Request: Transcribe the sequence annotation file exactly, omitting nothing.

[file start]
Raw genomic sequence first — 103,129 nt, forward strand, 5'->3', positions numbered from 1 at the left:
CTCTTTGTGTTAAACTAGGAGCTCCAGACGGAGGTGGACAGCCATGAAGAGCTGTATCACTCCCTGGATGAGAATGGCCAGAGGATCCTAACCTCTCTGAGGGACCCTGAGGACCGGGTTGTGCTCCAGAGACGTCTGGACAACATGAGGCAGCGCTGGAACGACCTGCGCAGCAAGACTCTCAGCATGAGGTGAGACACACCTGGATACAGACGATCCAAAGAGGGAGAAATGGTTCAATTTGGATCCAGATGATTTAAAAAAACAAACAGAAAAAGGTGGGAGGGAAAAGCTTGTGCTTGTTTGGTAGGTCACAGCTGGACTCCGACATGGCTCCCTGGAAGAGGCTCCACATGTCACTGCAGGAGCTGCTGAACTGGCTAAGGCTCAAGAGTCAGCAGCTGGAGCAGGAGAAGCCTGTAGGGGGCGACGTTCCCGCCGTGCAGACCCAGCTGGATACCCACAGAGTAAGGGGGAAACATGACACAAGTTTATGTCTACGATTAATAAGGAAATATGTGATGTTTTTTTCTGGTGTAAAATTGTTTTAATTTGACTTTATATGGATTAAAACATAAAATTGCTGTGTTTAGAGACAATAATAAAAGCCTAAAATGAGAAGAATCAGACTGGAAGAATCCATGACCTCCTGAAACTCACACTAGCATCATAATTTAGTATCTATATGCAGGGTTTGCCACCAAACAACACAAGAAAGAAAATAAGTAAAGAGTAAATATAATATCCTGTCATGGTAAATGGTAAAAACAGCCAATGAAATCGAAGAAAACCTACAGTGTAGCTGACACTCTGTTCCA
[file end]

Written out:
Raw genomic sequence first — 103,129 nt, forward strand, 5'->3', positions numbered from 1 at the left:
CTCTTTGTGTTAAACTAGGAGCTCCAGACGGAGGTGGACAGCCATGAAGAGCTGTATCACTCCCTGGATGAGAATGGCCAGAGGATCCTAACCTCTCTGAGGGACCCTGAGGACCGGGTTGTGCTCCAGAGACGTCTGGACAACATGAGGCAGCGCTGGAACGACCTGCGCAGCAAGACTCTCAGCATGAGGTGAGACACACCTGGATACAGACGATCCAAAGAGGGAGAAATGGTTCAATTTGGATCCAGATGATTTAAAAAAACAAACAGAAAAAGGTGGGAGGGAAAAGCTTGTGCTTGTTTGGTAGGTCACAGCTGGACTCCGACATGGCTCCCTGGAAGAGGCTCCACATGTCACTGCAGGAGCTGCTGAACTGGCTAAGGCTCAAGAGTCAGCAGCTGGAGCAGGAGAAGCCTGTAGGGGGCGACGTTCCCGCCGTGCAGACCCAGCTGGATACCCACAGAGTAAGGGGGAAACATGACACAAGTTTATGTCTACGATTAATAAGGAAATATGTGATGTTTTTTTCTGGTGTAAAATTGTTTTAATTTGACTTTATATGGATTAAAACATAAAATTGCTGTGTTTAGAGACAATAATAAAAGCCTAAAATGAGAAGAATCAGACTGGAAGAATCCATGACCTCCTGAAACTCACACTAGCATCATAATTTAGTATCTATATGCAGGGTTTGCCACCAAACAACACAAGAAAGAAAATAAGTAAAGAGTAAATATAATATCCTGTCATGGTAAATGGTAAAAACAGCCAATGAAATCGAAGAAAACCTACAGTGTAGCTGACACTCTGTTCCA